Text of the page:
Not sure I’m buying that. It’s way easy to work out your issues…physical, mental, emotional….with someone who isn’t your partner, is non-threatening to you, isn’t there to judge you, and has a selfish interest in making you feel better about yourself. However, the hard work is working on those issues with your partner in the context of a committed and loving relationship.

No doubt, when issues of sexual, physical, or emotional abuse occur, therapy is necessary. But therapy in the form of having sex with someone who isn’t your partner isn’t therapy, any more than working out your issues by getting drunk, doing drugs, or picking up strangers at a bar. If you’re not working on building your relationship by working through your shit within that relationship, the foundation of your relationship isn’t as strong as you think. “I used to be scared of sexual relationships, but now I’m married because my partner and I have a great sex life because I figured it out through great sex with a stranger” seems shallow and false on so many levels.

If that’s not true, if I’m wrong, why all the endless struggle to be a monogamous society, and why all the endless condemnation for the two-thirds of us that typically fall short of that goal? Why not accept “I’d be a better wife/husband if I could have occasional sex with someone who understood me better/nagged me less/made me feel more special/did crazier stuff in bed.” as a valid viewpoint for how relationships are conducted?

I absolutely believed that to be a valid viewpoint for a very long time….hence the polyamoury….and part of me still does. But it’s not to be confused with therapy, working on yourself, or addressing your issues between yourself and your partner.

In much the same way that buying a vibrator or watching porn isn’t a substitute for communicating with your partner about a less-than-ideal sex life, simply having sex with someone who’s good at having sex isn’t a substitute for working through issues, whether personal or relationship-oriented. The effects of rape, incest, sexual abuse, and domestic abuse are long-term and difficult to get over, and learning to have a healthy, loving relationship after those experiences can be difficult. Instead of teaching survivors how to trust intimacy, isn’t it a better idea to teach how to trust intimacy with your partner? And if said partner doesn’t have the patience or emotional depth to work on those issues, isn’t it better to teach finding a more compatible partner?

Part of the problem with psychiatric health and emotional healing nowadays is that everything is a form of therapy, and nearly everything is an addiction or a compulsive behavior. If taking an experienced and talented lover is therapy for sexual problems, I want to see the return of prescriptions for cocaine and opium for anxiety and depression. Maybe we’re just trying to make the treatments out there more enjoyable, and with less side effects than the little pills your doctor is liable to hand you for whatever ails you.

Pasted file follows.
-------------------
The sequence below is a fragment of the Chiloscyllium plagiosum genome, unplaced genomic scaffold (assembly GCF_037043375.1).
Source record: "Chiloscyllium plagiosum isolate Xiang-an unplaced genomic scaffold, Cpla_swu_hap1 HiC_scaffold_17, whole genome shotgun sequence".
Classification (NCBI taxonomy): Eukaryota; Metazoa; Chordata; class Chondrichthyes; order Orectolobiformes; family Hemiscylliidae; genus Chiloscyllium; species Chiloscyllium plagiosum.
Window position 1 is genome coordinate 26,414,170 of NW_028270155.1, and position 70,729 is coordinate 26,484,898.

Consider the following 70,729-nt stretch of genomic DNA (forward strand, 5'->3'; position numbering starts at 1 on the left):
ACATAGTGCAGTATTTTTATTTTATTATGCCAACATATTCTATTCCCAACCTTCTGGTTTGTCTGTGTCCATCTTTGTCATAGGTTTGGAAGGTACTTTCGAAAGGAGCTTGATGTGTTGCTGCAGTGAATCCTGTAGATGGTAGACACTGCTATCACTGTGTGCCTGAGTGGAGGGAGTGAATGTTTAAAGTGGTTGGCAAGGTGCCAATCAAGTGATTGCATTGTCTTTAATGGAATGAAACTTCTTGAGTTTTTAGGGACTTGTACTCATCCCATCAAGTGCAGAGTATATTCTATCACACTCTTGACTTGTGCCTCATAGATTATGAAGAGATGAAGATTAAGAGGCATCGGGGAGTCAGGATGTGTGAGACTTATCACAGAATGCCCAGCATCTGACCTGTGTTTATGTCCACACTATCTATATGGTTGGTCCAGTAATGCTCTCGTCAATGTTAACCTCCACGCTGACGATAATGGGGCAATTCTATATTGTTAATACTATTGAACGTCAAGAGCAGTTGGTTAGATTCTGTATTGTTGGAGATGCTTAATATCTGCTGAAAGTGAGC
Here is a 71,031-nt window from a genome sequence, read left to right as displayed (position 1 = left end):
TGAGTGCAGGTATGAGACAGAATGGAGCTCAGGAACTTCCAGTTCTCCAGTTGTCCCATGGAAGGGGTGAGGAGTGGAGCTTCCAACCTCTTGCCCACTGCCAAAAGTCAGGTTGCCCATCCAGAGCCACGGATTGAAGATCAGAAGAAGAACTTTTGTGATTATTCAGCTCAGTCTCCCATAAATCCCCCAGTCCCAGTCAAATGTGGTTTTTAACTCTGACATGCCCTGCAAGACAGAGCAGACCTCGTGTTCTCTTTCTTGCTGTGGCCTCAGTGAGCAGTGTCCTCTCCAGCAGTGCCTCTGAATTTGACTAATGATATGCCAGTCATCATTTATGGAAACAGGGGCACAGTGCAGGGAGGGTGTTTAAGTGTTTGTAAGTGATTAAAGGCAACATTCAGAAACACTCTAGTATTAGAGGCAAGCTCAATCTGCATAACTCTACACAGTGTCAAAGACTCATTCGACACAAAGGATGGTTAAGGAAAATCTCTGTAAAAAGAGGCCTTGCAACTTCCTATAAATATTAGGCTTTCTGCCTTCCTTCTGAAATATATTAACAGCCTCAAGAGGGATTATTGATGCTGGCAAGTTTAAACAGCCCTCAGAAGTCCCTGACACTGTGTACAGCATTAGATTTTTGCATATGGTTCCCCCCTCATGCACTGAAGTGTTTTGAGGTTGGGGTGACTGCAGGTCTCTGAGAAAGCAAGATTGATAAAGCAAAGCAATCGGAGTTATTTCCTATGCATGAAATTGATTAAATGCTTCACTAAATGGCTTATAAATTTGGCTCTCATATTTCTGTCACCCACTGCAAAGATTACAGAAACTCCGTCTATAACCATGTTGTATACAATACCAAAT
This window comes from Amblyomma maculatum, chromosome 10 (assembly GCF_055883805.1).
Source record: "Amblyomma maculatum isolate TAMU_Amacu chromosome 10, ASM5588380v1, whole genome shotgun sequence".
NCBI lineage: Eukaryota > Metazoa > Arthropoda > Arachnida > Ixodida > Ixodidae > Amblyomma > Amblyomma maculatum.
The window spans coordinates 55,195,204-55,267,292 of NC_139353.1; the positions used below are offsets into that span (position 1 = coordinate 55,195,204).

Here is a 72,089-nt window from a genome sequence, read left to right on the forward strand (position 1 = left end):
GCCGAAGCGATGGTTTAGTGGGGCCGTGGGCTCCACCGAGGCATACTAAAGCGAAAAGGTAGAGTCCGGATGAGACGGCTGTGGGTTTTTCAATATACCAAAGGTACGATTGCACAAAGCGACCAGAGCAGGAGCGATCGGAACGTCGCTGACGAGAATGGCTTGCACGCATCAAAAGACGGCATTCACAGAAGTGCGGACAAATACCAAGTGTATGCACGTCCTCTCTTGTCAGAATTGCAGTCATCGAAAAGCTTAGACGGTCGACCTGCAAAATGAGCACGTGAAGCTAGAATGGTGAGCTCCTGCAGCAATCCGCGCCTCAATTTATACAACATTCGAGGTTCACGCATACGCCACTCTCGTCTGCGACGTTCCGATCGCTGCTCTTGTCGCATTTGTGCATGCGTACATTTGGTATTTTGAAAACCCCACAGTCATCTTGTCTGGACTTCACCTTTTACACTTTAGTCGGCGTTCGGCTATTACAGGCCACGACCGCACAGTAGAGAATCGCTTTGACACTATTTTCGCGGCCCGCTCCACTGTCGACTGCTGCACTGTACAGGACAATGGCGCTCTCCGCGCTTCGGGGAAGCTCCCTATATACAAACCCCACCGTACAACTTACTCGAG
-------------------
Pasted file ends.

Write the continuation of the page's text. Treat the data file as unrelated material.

All summer, like every summer, I’ve been addicted to watching the show Big Brother. Since we all know that I’m a reality TV junkie, and am particularly fond of this one, having gone through the audition process firsthand, the idea of three months with a reality show that’s on three hours a week always kind of makes me “YAY!”. And, this year, being sick and largely relegated to my bedroom all summer, I ordered Showtime so I’d get to see the additional “late night show” every night, all summer. (yes, I’m a lame geek.)

This season, there was a particular player, Rachel, who returned from last season, one that everyone else in America (and on the show) couldn’t stand, but I felt a particular kinship with. I suppose she reminded me a lot of me—intelligent, overemotional, slightly co-dependent, insecure, a little too flamboyant, occasionally a “mean girl”, a bad habit of sharing all her feelings and wanting to give up when things fall apart—-but with an outgoing personality and general love of life, and deep down, a good heart. Not to mention the bright red hair, pale skin, and some serious curves. Granted, she’s much more interesting to spend 70 days camping in a studio set than I’d ever be, but I found it very easy to relate to her, nevertheless.

Throughout the summer, I had a number of negative health experiences, including several trips to the emergency room and unpleasant drug withdrawals. And, coincidentally, it seemed every day I was having a particularly bad day, Rachel was on the block and looked ready to get shown the door. It became an odd superstition with me, that if Rachel didn’t get evicted on Big Brother, somehow, I was going to be OK. I related with the underdog, of course, superstitiously believing that if this girl who resembled me in a lot of ways and didn’t consider herself emotionally strong under pressure could pull through difficult times, I could too.